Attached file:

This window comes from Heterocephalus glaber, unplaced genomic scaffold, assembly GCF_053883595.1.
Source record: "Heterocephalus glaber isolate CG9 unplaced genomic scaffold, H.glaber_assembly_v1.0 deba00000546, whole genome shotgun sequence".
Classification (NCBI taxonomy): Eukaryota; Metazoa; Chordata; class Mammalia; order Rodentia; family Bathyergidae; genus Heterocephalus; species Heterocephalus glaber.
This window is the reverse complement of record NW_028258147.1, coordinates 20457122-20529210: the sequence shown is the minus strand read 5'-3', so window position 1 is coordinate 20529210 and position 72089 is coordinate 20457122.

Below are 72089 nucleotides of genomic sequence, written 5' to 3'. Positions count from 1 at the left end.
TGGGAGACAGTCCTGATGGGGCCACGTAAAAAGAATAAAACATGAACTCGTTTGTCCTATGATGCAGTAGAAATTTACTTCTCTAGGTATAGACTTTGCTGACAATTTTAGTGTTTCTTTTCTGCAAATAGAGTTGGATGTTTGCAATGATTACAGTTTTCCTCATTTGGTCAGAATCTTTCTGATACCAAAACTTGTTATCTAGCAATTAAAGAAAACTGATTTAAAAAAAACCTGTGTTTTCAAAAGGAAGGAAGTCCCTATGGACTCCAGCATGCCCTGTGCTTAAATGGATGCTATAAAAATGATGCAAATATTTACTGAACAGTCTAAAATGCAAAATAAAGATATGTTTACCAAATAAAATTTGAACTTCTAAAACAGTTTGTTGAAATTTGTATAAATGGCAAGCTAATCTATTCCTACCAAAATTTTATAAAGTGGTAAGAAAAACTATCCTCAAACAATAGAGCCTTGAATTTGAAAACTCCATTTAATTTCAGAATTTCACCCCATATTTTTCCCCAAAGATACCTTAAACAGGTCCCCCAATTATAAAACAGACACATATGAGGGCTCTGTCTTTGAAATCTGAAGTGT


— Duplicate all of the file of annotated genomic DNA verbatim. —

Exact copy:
This window comes from Heterocephalus glaber, unplaced genomic scaffold, assembly GCF_053883595.1.
Source record: "Heterocephalus glaber isolate CG9 unplaced genomic scaffold, H.glaber_assembly_v1.0 deba00000546, whole genome shotgun sequence".
Classification (NCBI taxonomy): Eukaryota; Metazoa; Chordata; class Mammalia; order Rodentia; family Bathyergidae; genus Heterocephalus; species Heterocephalus glaber.
This window is the reverse complement of record NW_028258147.1, coordinates 20457122-20529210: the sequence shown is the minus strand read 5'-3', so window position 1 is coordinate 20529210 and position 72089 is coordinate 20457122.

Below are 72089 nucleotides of genomic sequence, written 5' to 3'. Positions count from 1 at the left end.
TGGGAGACAGTCCTGATGGGGCCACGTAAAAAGAATAAAACATGAACTCGTTTGTCCTATGATGCAGTAGAAATTTACTTCTCTAGGTATAGACTTTGCTGACAATTTTAGTGTTTCTTTTCTGCAAATAGAGTTGGATGTTTGCAATGATTACAGTTTTCCTCATTTGGTCAGAATCTTTCTGATACCAAAACTTGTTATCTAGCAATTAAAGAAAACTGATTTAAAAAAAACCTGTGTTTTCAAAAGGAAGGAAGTCCCTATGGACTCCAGCATGCCCTGTGCTTAAATGGATGCTATAAAAATGATGCAAATATTTACTGAACAGTCTAAAATGCAAAATAAAGATATGTTTACCAAATAAAATTTGAACTTCTAAAACAGTTTGTTGAAATTTGTATAAATGGCAAGCTAATCTATTCCTACCAAAATTTTATAAAGTGGTAAGAAAAACTATCCTCAAACAATAGAGCCTTGAATTTGAAAACTCCATTTAATTTCAGAATTTCACCCCATATTTTTCCCCAAAGATACCTTAAACAGGTCCCCCAATTATAAAACAGACACATATGAGGGCTCTGTCTTTGAAATCTGAAGTGT